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Mitsubishi touts new low-k material

Posted: 26 Oct 2004 ?? ?Print Version ?Bookmark and Share

Keywords:mitsubishi electric? insulator material?

Mitsubishi Electric Corp. claims to have developed an insulator material with a lower dielectric constant and increased robustness compared to current materials.

The company said the material has nearly the same level of robustness as current insulator materials, and is about six times more robust than current low-k materials, enabling them to use existing production processes.

The International Technology Roadmap for Semiconductors (IRTS) stressed in its 2003 roadmap that mechanical damage from chemical-mechanical planarization has significantly retarded use of low-k materials.

Mitsubishi developed a borazine-based compound that it claims will provide a solution. The borazine material provided a dielectric constant of 2.3 and maintains robustness close to silicon oxide materials that are currently used to insulate layers.

"Among the efforts to develop low-k materials, the mainstream research has been to pursue porous materials," said Hirofumi Fujioka, a manager at Mitsubishi's Advanced Technology R&D Center. "But those materials are subject to being brittle, causing various problems in production. We developed a new borazine-based material that realizes a low dielectric constant without introducing pores into the material. As a nonporous material, it has shown record high performance."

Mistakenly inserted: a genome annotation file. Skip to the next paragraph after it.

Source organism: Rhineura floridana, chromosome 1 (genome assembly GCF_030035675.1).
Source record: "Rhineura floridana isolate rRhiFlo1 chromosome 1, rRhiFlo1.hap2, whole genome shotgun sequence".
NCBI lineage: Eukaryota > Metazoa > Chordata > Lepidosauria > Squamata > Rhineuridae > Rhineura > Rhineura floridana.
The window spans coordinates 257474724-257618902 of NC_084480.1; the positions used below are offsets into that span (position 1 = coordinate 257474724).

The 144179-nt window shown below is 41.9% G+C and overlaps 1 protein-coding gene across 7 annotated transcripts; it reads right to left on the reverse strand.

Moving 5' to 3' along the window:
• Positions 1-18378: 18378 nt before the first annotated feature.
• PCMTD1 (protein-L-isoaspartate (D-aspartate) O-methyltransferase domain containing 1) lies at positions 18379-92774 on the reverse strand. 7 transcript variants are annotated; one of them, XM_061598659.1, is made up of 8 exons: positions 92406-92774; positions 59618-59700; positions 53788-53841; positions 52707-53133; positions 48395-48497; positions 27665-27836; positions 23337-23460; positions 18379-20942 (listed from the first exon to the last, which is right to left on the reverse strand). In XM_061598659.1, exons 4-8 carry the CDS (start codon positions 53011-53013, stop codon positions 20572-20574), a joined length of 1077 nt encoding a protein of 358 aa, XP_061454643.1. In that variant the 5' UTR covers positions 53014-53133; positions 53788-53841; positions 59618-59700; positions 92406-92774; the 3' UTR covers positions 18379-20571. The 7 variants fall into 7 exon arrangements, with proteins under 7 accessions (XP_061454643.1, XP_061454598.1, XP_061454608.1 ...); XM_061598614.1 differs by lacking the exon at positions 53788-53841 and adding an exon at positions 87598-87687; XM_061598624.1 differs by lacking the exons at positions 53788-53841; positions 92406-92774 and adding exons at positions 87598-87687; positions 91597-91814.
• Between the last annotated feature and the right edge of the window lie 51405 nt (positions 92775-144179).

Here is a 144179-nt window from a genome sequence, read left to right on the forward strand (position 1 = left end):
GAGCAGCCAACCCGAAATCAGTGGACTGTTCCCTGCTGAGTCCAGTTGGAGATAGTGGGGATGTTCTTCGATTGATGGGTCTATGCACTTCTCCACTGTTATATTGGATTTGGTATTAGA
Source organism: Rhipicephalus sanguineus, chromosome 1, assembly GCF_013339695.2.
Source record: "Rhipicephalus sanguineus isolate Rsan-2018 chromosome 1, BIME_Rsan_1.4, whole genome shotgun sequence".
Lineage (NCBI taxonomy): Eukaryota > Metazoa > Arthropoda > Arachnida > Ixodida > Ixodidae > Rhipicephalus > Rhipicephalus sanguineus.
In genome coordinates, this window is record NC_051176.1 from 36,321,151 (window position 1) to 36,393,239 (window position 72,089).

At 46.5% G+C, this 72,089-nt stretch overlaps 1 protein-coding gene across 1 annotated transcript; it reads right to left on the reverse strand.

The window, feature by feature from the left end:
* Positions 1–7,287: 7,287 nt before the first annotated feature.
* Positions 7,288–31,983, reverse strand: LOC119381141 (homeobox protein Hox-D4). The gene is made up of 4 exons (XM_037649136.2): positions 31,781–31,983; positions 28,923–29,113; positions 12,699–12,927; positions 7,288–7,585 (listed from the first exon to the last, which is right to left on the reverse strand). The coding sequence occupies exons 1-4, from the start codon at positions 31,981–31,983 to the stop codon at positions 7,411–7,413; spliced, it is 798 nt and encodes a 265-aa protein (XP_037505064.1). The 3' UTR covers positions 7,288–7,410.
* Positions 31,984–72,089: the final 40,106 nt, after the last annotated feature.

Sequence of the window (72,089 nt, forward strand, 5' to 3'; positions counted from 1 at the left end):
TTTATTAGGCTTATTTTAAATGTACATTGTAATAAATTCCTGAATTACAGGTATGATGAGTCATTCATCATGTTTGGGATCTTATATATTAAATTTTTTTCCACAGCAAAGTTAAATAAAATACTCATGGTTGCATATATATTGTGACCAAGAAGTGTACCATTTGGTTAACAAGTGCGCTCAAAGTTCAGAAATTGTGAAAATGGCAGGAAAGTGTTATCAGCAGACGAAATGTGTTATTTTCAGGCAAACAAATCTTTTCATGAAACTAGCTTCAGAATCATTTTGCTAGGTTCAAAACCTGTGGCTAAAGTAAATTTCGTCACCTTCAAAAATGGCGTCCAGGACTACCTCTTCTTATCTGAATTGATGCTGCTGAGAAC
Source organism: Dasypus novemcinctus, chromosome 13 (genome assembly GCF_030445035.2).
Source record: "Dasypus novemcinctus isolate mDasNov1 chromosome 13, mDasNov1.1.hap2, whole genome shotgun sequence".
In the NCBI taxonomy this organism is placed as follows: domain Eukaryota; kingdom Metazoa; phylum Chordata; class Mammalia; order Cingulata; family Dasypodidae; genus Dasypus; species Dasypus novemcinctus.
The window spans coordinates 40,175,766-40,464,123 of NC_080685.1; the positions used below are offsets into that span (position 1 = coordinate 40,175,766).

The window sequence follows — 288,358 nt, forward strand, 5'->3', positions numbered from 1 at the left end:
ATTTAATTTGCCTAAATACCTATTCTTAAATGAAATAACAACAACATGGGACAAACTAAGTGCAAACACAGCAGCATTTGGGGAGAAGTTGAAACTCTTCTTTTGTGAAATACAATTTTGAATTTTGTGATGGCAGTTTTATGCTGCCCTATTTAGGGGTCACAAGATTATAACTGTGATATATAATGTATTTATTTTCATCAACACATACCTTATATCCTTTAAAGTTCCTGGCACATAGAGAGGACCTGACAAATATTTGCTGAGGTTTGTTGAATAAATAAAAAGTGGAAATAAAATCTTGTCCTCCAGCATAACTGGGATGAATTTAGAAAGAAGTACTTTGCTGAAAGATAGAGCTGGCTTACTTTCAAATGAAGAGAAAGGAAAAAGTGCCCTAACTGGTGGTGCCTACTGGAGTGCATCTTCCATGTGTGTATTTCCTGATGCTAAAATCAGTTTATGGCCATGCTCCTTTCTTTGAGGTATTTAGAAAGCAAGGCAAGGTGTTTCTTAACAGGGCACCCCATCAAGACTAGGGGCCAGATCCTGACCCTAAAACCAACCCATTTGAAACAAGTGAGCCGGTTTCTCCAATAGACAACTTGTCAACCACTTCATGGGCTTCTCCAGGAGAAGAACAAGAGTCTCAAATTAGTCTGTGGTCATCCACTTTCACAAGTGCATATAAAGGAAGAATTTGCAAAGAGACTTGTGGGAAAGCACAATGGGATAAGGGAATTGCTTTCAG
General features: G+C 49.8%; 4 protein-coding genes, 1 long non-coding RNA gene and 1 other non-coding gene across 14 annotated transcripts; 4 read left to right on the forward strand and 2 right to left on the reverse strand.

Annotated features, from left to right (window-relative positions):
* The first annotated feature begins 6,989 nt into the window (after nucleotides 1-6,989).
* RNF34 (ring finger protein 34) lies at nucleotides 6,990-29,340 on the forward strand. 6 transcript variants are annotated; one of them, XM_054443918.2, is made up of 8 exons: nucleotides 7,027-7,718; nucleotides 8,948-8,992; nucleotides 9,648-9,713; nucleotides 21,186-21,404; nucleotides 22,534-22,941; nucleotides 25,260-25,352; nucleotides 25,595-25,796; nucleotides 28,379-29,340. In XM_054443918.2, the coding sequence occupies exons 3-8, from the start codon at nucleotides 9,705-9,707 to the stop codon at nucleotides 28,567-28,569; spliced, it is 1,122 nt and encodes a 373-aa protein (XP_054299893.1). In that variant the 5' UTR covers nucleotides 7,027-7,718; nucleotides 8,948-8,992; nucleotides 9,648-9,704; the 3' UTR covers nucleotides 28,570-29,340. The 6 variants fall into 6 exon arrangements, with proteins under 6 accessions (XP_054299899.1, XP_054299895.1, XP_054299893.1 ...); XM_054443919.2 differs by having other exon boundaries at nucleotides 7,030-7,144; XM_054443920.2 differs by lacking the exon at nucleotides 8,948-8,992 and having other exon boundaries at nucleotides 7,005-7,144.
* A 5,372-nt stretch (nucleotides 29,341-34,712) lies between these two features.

The borazine-based compound used here has a structure similar to benzene, but it's chemistry is different in that the compound includes nitrogen and boron instead of carbon. Borazine reacts with water and oxygen, making it unsuitable as a material for use in the deposition process. By replacing hydrogen surrounding the borazine ring with a carbon radical, Mitsubishi researchers said they obtained a stable material.

The company said the new material will initially be used in devices produced by Renesas Technology Corp., a joint venture of Mitsubishi and Hitachi Ltd.

- Yoshiko Hara

EE Times





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